Original release: November 27th, 1991
Running time: 95 minutes
Director: Fax Bahr, George Hickenlooper, Eleanor Coppola (documentary footage)
Cast: Francis Coppola, Marlon Brando, Dennis Hopper, Robert Duvall, Martin Sheen, Laurence Fishburne, Harrison Ford, George Lucas
It’s not often we get to see a feature length documentary about the making of one of cinema’s greatest masterpieces. Often we see some promotional behind-the-scenes footage where cast and crew look back on what a wonderful time it was, but rarely do we ever get to see the toll it takes on the director, physically and mentally.
This is why Hearts Of Darkness: A Filmmaker’s Apocalypse is such a treasure, not because it’s a chance to see that side, but because it gives us an idea of the director’s passion for filmmaking and storytelling.
It all began in 1976 when Francis Ford Coppola went to the Philippines to shoot Apocalypse Now from a script loosely based on Joseph Conrad’s novel Heart Of Darkness. With its story set during the Vietnam War, it’s been described as a journey into the self, a journey that Coppola was about to embark on as well. It’s shot and narrated by his wife Eleanor Coppola who was with him during the 238 days of principal photography. Eleanor also recorded a series of private conversations with him without his knowledge, initially intended to be used only as a reference for her diary, which she kept throughout the production. Filmmakers George Hickenlooper and Fax Bah began editing her footage with new interviews they shot in 1990.
From that we see just what a test of capabilities making Apocalypse Now was for everyone involved and not just tireless director. One of the other things I found fascinating was seeing Martin Sheen’s process as an actor during numerous takes of him as Willard, naked and bloody. There seems to be an air of madness all around during the shooting of this movie.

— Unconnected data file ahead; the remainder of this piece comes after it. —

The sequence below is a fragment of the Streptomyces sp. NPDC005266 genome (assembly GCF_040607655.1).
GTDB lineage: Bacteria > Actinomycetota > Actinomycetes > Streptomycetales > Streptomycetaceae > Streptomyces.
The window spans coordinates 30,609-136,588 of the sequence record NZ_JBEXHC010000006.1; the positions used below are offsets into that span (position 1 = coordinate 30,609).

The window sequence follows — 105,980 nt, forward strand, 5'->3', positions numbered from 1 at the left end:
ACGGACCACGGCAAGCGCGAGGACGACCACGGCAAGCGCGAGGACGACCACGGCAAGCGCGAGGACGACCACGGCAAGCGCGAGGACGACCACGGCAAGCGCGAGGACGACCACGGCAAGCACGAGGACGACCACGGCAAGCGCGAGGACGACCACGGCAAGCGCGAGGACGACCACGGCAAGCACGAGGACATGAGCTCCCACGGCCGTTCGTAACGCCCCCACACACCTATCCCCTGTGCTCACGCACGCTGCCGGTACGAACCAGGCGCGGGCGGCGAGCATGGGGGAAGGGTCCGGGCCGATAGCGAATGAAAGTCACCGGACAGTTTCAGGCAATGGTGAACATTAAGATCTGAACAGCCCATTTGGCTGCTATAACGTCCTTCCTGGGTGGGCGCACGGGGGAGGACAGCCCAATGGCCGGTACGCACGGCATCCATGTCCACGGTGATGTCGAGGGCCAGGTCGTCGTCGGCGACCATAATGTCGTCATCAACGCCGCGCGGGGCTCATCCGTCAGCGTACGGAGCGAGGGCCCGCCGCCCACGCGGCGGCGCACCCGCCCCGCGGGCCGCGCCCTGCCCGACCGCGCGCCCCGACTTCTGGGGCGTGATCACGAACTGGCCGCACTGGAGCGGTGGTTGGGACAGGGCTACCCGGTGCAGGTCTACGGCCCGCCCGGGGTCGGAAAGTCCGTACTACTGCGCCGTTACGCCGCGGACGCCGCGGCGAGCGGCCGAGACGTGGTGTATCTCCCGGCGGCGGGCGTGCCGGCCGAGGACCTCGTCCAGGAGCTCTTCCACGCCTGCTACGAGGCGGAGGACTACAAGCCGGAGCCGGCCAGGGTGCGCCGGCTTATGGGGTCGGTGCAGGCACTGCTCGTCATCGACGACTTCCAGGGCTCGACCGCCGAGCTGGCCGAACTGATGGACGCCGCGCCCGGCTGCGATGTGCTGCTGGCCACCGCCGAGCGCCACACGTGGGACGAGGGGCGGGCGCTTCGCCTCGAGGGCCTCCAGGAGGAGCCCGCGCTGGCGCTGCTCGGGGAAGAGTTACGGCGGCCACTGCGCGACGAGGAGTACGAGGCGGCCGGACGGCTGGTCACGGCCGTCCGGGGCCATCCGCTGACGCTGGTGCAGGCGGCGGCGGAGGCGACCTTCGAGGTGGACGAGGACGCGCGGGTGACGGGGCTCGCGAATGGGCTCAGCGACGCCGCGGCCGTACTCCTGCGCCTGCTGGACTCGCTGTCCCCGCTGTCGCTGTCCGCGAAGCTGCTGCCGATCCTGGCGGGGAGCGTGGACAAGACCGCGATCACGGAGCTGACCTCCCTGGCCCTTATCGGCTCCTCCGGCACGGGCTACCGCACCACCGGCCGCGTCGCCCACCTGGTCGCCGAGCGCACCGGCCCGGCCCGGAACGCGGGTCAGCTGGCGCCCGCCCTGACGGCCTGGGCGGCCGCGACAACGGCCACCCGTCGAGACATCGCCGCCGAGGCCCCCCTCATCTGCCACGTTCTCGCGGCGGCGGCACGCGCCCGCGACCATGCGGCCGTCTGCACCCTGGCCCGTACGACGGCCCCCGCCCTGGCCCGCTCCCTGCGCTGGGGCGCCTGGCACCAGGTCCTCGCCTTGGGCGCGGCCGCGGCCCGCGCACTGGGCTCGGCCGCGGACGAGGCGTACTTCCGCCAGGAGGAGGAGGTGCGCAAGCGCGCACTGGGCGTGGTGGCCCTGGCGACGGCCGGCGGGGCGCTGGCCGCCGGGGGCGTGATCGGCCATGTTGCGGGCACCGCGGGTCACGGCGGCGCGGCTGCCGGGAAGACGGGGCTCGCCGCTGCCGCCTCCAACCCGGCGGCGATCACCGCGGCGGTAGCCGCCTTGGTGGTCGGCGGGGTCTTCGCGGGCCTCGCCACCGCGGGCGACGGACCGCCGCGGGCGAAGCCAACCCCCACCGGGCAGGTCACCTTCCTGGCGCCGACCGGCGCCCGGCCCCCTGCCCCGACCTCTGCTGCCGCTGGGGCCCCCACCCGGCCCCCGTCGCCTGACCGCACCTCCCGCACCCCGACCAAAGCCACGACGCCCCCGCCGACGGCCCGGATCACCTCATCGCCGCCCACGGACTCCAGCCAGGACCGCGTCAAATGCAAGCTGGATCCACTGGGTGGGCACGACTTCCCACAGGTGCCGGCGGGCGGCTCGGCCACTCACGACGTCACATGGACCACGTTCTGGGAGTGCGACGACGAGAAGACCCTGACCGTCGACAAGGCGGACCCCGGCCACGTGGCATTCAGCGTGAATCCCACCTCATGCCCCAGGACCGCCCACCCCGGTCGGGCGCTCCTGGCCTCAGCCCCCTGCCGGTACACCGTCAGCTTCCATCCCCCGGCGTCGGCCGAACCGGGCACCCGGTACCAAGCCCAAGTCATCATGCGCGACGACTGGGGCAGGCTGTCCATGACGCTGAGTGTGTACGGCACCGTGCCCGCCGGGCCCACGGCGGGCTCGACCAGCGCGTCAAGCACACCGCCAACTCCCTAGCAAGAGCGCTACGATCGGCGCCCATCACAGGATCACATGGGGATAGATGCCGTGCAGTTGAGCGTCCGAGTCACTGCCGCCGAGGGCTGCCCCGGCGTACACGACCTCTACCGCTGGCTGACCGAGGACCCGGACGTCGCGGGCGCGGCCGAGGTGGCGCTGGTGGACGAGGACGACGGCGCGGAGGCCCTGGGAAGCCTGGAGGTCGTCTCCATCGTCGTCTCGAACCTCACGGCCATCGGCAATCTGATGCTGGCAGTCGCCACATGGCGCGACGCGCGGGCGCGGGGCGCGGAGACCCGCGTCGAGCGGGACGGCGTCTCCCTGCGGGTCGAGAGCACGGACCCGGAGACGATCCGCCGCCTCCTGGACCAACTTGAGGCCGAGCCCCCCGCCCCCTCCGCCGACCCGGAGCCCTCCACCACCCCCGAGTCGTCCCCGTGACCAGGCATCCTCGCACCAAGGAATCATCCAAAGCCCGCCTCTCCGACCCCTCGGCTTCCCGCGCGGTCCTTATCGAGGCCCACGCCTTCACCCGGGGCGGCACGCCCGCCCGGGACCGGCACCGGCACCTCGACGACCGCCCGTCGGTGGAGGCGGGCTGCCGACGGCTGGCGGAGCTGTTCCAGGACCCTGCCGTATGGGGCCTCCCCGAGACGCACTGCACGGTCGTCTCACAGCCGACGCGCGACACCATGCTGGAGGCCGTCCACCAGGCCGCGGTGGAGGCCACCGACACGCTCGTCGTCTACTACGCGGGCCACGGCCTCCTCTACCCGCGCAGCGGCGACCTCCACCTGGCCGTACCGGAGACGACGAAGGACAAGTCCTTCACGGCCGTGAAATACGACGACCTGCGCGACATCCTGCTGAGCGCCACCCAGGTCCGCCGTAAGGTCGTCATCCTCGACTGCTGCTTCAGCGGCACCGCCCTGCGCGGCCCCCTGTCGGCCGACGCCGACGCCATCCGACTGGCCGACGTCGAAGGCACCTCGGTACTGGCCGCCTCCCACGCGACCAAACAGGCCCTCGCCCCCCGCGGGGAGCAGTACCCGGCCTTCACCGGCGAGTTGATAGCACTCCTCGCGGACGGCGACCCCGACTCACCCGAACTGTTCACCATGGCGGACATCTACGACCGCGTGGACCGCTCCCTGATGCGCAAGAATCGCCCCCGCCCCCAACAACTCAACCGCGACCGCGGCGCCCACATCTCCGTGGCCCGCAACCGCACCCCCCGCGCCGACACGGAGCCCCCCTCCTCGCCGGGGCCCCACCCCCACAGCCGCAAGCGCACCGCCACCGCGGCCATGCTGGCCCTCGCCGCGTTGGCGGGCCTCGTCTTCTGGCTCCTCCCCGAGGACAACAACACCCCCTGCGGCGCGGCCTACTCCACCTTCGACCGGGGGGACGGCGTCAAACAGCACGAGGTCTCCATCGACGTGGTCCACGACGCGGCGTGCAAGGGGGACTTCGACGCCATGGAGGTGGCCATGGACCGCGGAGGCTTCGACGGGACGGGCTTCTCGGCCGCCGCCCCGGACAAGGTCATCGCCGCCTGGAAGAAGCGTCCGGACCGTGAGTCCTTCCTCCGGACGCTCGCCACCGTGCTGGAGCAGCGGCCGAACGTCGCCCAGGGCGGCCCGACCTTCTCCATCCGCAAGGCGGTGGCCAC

With the strain of an escalating budget, adverse weather, concerns about the story and even Martin Sheen suffering a hear attack during production and Marlon Brando threatening to take his $1million and not turn up to work, it’s an absolute wonder not only that the film was completed, but also finished to such a level that it was immediately declared a masterpiece, a classic and a triumph by critics and moviegoers alike.
It’s presented in a no-nonsense manner; it’s a documentary in the strictest sense of the word; it documents. There are no fancy title cards, trick editing, flashy cuts or obtrusive soundtrack. The footage, narration and interviews is linear and it tells a story of the making of one the greatest films ever made. Truthful and bare, it’s all about the blood, sweat and tears that went into the movie. It’s utterly compelling and must-see for anyone with an interest in film history.
The founder of Static Mass Emporium and one of its Editors in Chief is a composer and music producer with a philosophy degree. Static Mass is where he lives his passion for film and writing about it. A fan of film classics, documentaries and World Cinema, Patrick prefers films with an impeccable way of storytelling that reflect on the human condition.
You can find his music on Soundcloud .